Leave Your Ego At The Door

I decided to write some more thoughts on virtues and stuff. Deep right?

This time I want to get a little more specific and talk about four main ideas: two virtues, Confidence and Humility, and their corresponding vices, Pride and Self-deprecation. First, let’s put together some definitions so we’re on the same page.

PRIDE: It’s not always a vice, but in this context, it is. We’re talking vanity, a big ego, self-idolatry, and “look at me, I’m super cool”.

HUMILITY: Commonly misunderstood, Humility is not weakness nor is it putting yourself down. It’s more about having an honest view of yourself and knowing your weaknesses and limitations.

CONFIDENCE: It’s the good version of Pride. It’s knowing and trusting your strengths and capabilities.

SELF-DEPRECATION: This is false Humility. It’s putting yourself down and thinking yourself to be less capable than you are.

As I thought more about them together, I realized there was a more intimate relationship between these abstracts. Confidence is the opposite of Pride, Pride the opposite of Humility, Humility the opposite of Self-Deprecation, and Self-deprecation the opposite of Confidence. And just like that we’re full circle…or square…or rhombus? (See diagram!)

I like to think about it like this: Pride and Self-deprecation are the extremes; they are a dishonest assessment of yourself, thinking yourself better or worse than you are. Humility and Confidence, however, create the boundaries of “THE ZONE” in which we should operate, as they conform to Truth. Confidence is knowing your abilities while Humility is knowing your limitations.

But what’s the big deal? Why should I operate in this zone? Who cares if you get a big head and ride around on your high horse soaking up accolades like a sponge? Well, YOU should.

Let’s take a second to talk about Ego. It goes hand in hand with Pride. When we bring Ego into a situation, it is always detrimental to the outcome. It can affect those around us, but it also directly affects the way we approach the problem and the way we look at the means and methods by which we solve the problem or move forward. Ego encourages us to act in a way that makes us look good or feel good about ourselves instead of acting in a way to achieve actual success.

Since lifting is such a great metaphor for life, let’s check out an example in action: Ego lifting. When you bring your Ego into the gym, there’s a good chance that you’re not going to train in a way that is not effective, but rather, you’ll train to feel good or make yourself look good. I’ve seen it many times before: someone squatting with an Ego, loading up the bar with more than they can handle, doing some quarter squats, throwing some more weight on the bar, nearly killing themselves, and feeling good that they repped some heavy weight. In an attempt to look and feel good, they compromise their well-being and end up training less efficiently by squatting with poor form and technique. While it might not look as cool, it would be far more safe and effective to drop the weight down, seek help, and practice full range of motion and proper form. These steps definitely take a certain level of Humility, but in the long run, that’s what will make you truly successful.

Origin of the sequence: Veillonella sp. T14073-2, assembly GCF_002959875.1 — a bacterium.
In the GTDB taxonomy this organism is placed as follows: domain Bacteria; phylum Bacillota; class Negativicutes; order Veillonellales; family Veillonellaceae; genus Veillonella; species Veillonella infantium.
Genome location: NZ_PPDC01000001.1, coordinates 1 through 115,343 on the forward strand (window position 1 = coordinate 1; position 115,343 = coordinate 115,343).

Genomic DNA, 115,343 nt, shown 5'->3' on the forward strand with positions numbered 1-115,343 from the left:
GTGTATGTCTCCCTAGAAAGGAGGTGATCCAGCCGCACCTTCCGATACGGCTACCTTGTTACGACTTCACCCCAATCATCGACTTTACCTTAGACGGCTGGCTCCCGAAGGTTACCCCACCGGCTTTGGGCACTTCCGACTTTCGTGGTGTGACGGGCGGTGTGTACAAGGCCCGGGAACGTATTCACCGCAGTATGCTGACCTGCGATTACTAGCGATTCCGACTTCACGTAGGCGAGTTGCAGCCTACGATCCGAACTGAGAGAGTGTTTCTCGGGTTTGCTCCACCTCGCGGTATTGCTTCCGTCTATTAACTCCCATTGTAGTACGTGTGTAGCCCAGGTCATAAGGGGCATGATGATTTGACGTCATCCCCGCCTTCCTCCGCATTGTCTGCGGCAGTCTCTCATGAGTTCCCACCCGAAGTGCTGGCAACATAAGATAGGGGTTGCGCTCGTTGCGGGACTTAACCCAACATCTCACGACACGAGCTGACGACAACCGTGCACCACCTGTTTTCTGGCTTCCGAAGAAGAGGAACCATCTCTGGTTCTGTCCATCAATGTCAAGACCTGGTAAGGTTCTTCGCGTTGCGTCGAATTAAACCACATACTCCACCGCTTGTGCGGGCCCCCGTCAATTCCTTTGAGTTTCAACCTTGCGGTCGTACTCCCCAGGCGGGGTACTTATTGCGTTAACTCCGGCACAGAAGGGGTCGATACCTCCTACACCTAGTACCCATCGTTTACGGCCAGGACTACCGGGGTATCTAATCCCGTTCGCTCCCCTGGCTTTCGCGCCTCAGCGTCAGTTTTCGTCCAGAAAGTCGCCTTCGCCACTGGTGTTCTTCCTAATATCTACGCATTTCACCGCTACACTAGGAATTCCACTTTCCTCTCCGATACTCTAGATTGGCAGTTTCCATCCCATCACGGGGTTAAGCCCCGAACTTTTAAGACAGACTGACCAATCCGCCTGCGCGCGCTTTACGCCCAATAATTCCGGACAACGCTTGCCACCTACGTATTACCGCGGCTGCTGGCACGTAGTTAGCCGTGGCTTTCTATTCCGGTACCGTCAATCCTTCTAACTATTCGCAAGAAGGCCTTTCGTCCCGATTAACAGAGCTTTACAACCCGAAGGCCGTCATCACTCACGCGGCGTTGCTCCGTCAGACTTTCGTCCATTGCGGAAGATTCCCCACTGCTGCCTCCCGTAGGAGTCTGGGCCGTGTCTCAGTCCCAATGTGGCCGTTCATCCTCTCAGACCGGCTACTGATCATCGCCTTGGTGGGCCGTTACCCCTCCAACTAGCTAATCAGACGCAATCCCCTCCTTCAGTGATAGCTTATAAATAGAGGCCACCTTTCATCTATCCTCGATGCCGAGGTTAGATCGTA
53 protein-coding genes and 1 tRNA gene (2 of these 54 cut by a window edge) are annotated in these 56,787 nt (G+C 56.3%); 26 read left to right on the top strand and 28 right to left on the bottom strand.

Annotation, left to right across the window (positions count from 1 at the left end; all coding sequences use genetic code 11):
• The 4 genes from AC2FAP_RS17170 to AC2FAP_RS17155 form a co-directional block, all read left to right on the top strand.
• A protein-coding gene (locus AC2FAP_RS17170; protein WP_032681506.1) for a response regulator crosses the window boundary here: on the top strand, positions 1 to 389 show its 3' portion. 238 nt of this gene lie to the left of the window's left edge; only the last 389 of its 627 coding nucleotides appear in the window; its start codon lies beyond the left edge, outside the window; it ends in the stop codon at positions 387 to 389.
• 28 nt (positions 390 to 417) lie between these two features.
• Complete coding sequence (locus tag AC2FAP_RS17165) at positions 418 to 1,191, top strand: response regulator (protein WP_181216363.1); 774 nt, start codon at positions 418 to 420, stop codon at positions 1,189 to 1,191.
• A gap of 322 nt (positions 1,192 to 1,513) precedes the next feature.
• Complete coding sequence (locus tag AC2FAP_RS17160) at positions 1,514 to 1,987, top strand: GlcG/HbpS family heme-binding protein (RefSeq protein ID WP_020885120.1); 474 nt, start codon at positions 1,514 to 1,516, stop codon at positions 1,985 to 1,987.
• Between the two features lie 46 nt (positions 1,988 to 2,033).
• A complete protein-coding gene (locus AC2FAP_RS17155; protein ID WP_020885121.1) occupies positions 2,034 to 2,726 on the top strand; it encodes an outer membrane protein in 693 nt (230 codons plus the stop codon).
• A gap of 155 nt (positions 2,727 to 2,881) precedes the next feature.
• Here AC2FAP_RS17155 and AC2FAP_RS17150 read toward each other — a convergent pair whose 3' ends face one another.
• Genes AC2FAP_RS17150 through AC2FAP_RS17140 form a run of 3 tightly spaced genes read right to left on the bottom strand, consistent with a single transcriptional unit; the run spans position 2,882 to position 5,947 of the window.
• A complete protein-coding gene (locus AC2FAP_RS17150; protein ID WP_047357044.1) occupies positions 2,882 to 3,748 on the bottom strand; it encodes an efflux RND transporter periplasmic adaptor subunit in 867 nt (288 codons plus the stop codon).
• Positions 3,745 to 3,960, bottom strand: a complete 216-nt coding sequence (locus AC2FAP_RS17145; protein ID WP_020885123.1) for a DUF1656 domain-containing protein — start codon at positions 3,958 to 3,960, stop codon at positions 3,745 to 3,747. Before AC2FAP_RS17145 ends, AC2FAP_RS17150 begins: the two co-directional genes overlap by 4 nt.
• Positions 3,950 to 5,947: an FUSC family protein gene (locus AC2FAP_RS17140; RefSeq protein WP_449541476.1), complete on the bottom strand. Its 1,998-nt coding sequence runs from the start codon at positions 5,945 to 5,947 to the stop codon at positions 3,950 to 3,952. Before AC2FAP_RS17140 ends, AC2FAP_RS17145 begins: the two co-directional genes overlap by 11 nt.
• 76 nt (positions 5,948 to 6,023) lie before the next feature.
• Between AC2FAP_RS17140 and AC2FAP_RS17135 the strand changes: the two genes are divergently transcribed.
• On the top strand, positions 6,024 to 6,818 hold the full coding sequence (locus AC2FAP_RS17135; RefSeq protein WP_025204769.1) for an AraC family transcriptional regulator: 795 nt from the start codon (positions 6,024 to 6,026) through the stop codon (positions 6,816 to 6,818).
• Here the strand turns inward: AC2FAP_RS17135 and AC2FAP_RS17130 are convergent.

The opposite extreme, Self-deprecation, is also detrimental. With this mindset, a lifter is not confident in their ability. They may workout with weights that are too light to be really effective, or despair that they will never improve. Through Confidence and Humility, a lifter effectively works within his abilities to make progress.

This also relates back to my other article about how taking shortcuts often leads us away from true success; shortcuts can deprive us of the very experience that would allow us to be successful. In a similar way, Pride and Ego persuade us to chase what makes us look good in the short-term, but may end up wasting our time or even putting ourselves in a compromising position. Ironically, it seems that those who are motivated by Pride and Ego often end up looking the most foolish in the long run.

So let’s find that zone, and avoid the extremes. As always, balance and self-knowledge are key. Be confident in your abilities and use them to further progress towards your goals; be humble and know your limits so you don’t end compromising your well-being.

Joseph Strada

Joseph Strada

Owner & Founder

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